The bargain with the Great Western outlined above was intended to block C.P.R. extension in Ontario and, about the same time, Sir Henry Tyler bought the North Shore line from Quebec to Montreal on terms which he considered high in order to prevent the C.P.R. getting to Quebec. 

The capital issues above mentioned were paid for a road which Sir Henry Tyler, in 1883, after the bargain was completed, told the shareholders of his Company had saved the Great Western from inevitable disaster which would have overtaken it if it had not joined the Grand Trunk." 

That was not the whole story however. 
If the bargain had not been made, the negotiations then pending between the C.P.R. and the Great Western would have been concluded and without further duplication the C.P.R. and the Grand Trunk systems would have each had connections between Detroit and the Atlantic. The Great Western was economically worth much more to the C.P.R. than to the Grand Trunk as in the case of the C.P.R. it furnished a necessary connection which would have to be provided while in the case of the Grand Trunk it in the main furnished only duplicate lines serving territory already served by the Grand Trunk.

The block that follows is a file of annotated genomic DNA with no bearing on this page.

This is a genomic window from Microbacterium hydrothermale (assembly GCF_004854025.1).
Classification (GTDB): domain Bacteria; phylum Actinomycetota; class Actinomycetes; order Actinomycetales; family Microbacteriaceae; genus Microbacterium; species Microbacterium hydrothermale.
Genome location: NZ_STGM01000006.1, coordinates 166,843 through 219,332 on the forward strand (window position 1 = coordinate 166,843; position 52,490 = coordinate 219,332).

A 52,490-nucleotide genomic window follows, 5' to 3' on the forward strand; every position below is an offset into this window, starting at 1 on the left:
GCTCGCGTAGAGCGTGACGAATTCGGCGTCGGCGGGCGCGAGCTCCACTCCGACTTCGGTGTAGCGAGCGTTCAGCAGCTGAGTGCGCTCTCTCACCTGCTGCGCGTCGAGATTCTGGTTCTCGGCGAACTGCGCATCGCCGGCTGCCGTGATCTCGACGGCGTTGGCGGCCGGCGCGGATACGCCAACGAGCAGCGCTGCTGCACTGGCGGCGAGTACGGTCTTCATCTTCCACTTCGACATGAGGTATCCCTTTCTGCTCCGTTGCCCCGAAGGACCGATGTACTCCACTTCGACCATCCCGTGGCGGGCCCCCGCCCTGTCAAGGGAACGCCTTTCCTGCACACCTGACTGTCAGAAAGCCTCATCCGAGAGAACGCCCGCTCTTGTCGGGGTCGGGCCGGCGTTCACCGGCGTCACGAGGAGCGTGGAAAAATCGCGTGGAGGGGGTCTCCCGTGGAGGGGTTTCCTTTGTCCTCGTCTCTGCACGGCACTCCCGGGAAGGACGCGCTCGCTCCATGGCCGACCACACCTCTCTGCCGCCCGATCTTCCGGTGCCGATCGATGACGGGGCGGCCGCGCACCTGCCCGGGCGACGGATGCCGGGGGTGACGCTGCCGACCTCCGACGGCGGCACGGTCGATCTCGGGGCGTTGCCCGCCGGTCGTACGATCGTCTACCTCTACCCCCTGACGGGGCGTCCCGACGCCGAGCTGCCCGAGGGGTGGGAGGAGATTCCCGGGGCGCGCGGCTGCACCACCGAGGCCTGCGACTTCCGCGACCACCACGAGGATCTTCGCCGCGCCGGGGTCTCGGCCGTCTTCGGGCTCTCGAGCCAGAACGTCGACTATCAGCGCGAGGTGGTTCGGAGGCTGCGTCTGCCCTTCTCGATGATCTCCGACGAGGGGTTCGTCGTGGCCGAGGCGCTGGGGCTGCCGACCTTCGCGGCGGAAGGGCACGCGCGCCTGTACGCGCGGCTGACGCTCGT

The C.P.R. however could not and would not meet the terms bid by the Grand Trunk and the inevitable results followed. The Grand Trunk was loaded up with a duplicate system at an excessive price, the C.P.R. connected the Credit Valley with its line from Toronto to Montreal, extended the Credit Valley to Guelph and Gooderich, constructed lines from Woodstock to Hamilton and the Niagara River, from Galt to Berlin and Waterloo and from London to the Detroit River, thus completing the connections which would have been substantially furnished by the acquisition of the Great Western. 

The attempt to prevent the C.P.R. reaching Quebec through the purchase by the Grand Trunk of the north shore line between Quebec and Montreal, did not lead to the same regrettable waste of money. Sir John Macdonald intervened and by 1884-5 the Grand Trunk, in straits to meet its fixed charges, even after reducing renewals to almost zero, accepted his proposal to take the north shore off their hands at cost and turn it over to the C.P.R. That action prevented what would have been another sorry spectacle, viz.: duplicate lines of the Grand Trunk north and south of the river between Quebec and Montreal, and a new C.P.R. parallel line between the same points.